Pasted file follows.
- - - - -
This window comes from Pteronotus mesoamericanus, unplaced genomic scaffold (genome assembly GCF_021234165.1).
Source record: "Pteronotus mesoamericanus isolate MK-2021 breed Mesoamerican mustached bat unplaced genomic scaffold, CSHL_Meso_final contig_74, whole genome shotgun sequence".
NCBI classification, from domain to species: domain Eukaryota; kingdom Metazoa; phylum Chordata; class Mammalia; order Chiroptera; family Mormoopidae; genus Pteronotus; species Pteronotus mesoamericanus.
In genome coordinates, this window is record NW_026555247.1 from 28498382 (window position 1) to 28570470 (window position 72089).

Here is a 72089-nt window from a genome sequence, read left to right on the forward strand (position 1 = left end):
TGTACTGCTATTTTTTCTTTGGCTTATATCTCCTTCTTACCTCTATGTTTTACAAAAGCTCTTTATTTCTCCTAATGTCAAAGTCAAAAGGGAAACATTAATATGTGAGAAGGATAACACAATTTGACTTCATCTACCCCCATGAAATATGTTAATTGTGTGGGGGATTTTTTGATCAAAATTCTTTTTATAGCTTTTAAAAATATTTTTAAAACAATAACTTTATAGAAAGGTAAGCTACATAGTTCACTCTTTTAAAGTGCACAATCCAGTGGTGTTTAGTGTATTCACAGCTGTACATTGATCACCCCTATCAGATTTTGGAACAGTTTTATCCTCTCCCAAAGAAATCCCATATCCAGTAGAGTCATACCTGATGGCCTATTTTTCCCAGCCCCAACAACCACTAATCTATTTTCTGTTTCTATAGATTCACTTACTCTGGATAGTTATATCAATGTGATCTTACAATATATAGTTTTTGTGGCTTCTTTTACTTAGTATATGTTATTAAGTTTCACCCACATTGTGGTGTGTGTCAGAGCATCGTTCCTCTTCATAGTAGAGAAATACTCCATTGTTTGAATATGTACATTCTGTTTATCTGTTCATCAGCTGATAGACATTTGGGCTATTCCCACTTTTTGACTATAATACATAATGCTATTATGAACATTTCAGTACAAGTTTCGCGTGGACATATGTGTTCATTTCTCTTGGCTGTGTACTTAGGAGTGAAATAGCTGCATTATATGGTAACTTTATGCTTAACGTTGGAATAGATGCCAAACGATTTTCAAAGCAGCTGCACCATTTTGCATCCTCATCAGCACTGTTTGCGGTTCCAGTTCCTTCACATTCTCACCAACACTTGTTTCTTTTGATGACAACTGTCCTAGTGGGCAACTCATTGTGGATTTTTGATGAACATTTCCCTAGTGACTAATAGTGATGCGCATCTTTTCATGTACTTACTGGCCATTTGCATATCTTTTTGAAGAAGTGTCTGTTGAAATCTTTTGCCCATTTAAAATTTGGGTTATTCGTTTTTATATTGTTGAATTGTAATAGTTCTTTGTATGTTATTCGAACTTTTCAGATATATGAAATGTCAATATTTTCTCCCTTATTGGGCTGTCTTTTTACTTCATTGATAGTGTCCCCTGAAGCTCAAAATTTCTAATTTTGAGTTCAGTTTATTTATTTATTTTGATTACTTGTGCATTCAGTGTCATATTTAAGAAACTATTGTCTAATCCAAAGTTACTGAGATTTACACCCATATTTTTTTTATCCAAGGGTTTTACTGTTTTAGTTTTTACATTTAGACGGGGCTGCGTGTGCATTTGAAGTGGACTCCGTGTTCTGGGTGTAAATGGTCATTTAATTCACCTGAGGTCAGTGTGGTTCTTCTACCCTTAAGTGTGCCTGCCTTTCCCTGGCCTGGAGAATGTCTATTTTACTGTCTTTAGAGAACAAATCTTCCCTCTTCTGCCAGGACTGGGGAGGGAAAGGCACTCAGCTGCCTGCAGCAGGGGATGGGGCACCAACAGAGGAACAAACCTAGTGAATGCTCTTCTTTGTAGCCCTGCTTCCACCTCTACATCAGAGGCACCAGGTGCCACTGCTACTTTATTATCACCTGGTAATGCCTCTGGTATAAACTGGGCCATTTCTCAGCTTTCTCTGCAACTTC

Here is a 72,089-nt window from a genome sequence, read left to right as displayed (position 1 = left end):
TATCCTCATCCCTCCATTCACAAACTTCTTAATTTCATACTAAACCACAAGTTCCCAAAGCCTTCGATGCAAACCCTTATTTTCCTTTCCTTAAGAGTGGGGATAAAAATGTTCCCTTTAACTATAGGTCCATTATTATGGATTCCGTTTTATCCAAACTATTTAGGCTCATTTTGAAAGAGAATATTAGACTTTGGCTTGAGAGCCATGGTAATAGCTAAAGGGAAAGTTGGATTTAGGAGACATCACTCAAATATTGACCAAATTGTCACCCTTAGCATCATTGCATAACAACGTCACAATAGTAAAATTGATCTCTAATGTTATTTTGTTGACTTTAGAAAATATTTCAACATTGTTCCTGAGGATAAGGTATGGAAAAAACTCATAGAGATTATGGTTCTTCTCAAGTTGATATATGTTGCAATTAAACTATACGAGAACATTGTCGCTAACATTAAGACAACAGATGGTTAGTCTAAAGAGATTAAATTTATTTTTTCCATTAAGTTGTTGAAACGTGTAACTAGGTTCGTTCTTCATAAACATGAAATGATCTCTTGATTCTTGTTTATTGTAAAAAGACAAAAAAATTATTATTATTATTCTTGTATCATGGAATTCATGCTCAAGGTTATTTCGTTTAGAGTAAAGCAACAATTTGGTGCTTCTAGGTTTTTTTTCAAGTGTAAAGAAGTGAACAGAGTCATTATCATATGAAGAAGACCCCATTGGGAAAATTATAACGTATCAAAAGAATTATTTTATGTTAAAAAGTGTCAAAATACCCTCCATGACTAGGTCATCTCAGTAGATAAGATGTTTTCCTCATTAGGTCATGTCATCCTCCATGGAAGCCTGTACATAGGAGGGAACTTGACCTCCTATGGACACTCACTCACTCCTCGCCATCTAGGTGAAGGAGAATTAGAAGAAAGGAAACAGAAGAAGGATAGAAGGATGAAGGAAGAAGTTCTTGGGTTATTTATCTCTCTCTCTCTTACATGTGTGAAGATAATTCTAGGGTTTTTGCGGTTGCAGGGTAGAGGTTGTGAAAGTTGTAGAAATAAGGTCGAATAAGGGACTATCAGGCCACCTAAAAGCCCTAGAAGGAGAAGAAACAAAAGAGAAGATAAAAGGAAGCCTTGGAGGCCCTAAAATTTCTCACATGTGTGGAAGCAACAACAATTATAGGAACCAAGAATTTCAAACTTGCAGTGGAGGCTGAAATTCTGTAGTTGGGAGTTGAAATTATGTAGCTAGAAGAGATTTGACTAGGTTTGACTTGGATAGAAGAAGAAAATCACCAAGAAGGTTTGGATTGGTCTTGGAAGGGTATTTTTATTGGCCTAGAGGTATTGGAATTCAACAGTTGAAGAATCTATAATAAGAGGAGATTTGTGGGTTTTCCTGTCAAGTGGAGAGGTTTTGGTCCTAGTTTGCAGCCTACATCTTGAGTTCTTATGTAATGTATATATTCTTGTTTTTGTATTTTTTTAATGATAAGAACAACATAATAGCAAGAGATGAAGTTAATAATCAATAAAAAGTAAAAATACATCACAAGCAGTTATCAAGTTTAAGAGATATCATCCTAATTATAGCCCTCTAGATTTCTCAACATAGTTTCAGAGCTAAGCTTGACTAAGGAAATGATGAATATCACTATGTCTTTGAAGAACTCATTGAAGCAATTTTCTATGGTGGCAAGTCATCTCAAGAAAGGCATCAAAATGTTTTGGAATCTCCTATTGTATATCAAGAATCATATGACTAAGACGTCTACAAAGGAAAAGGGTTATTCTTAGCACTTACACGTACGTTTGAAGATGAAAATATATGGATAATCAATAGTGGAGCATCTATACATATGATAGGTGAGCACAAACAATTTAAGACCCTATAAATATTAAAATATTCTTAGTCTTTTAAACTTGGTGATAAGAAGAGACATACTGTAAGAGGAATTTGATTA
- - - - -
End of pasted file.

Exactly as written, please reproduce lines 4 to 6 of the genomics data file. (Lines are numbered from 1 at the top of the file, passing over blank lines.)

In genome coordinates, this window is record NW_026555247.1 from 28498382 (window position 1) to 28570470 (window position 72089).

Here is a 72089-nt window from a genome sequence, read left to right on the forward strand (position 1 = left end):
TGTACTGCTATTTTTTCTTTGGCTTATATCTCCTTCTTACCTCTATGTTTTACAAAAGCTCTTTATTTCTCCTAATGTCAAAGTCAAAAGGGAAACATTAATATGTGAGAAGGATAACACAATTTGACTTCATCTACCCCCATGAAATATGTTAATTGTGTGGGGGATTTTTTGATCAAAATTCTTTTTATAGCTTTTAAAAATATTTTTAAAACAATAACTTTATAGAAAGGTAAGCTACATAGTTCACTCTTTTAAAGTGCACAATCCAGTGGTGTTTAGTGTATTCACAGCTGTACATTGATCACCCCTATCAGATTTTGGAACAGTTTTATCCTCTCCCAAAGAAATCCCATATCCAGTAGAGTCATACCTGATGGCCTATTTTTCCCAGCCCCAACAACCACTAATCTATTTTCTGTTTCTATAGATTCACTTACTCTGGATAGTTATATCAATGTGATCTTACAATATATAGTTTTTGTGGCTTCTTTTACTTAGTATATGTTATTAAGTTTCACCCACATTGTGGTGTGTGTCAGAGCATCGTTCCTCTTCATAGTAGAGAAATACTCCATTGTTTGAATATGTACATTCTGTTTATCTGTTCATCAGCTGATAGACATTTGGGCTATTCCCACTTTTTGACTATAATACATAATGCTATTATGAACATTTCAGTACAAGTTTCGCGTGGACATATGTGTTCATTTCTCTTGGCTGTGTACTTAGGAGTGAAATAGCTGCATTATATGGTAACTTTATGCTTAACGTTGGAATAGATGCCAAACGATTTTCAAAGCAGCTGCACCATTTTGCATCCTCATCAGCACTGTTTGCGGTTCCAGTTCCTTCACATTCTCACCAACACTTGTTTCTTTTGATGACAACTGTCCTAGTGGGCAACTCATTGTGGATTTTTGATGAACATTTCCCTAGTGACTAATAGTGATGCGCATCTTTTCATGTACTTACTGGCCATTTGCATATCTTTTTGAAGAAGTGTCTGTTGAAATCTTTTGCCCATTTAAAATTTGGGTTATTCGTTTTTATATTGTTGAATTGTAATAGTTCTTTGTATGTTATTCGAACTTTTCAGATATATGAAATGTCAATATTTTCTCCCTTATTGGGCTGTCTTTTTACTTCATTGATAGTGTCCCCTGAAGCTCAAAATTTCTAATTTTGAGTTCAGTTTATTTATTTATTTTGATTACTTGTGCATTCAGTGTCATATTTAAGAAACTATTGTCTAATCCAAAGTTACTGAGATTTACACCCATATTTTTTTTATCCAAGGGTTTTACTGTTTTAGTTTTTACATTTAGACGGGGCTGCGTGTGCATTTGAAGTGGACTCCGTGTTCTGGGTGTAAATGGTCATTTAATTCACCTGAGGTCAGTGTGGTTCTTCTACCCTTAAGTGTGCCTGCCTTTCCCTGGCCTGGAGAATGTCTATTTTACTGTCTTTAGAGAACAAATCTTCCCTCTTCTGCCAGGACTGGGGAGGGAAAGGCACTCAGCTGCCTGCAGCAGGGGATGGGGCACCAACAGAGGAACAAACCTAGTGAATGCTCTTCTTTGTAGCCCTGCTTCCACCTCTACATCAGAGGCACCAGGTGCCACTGCTACTTTATTATCACCTGGTAATGCCTCTGGTATAAACTGGGCCATTTCTCAGCTTTCTCTGCAACTTC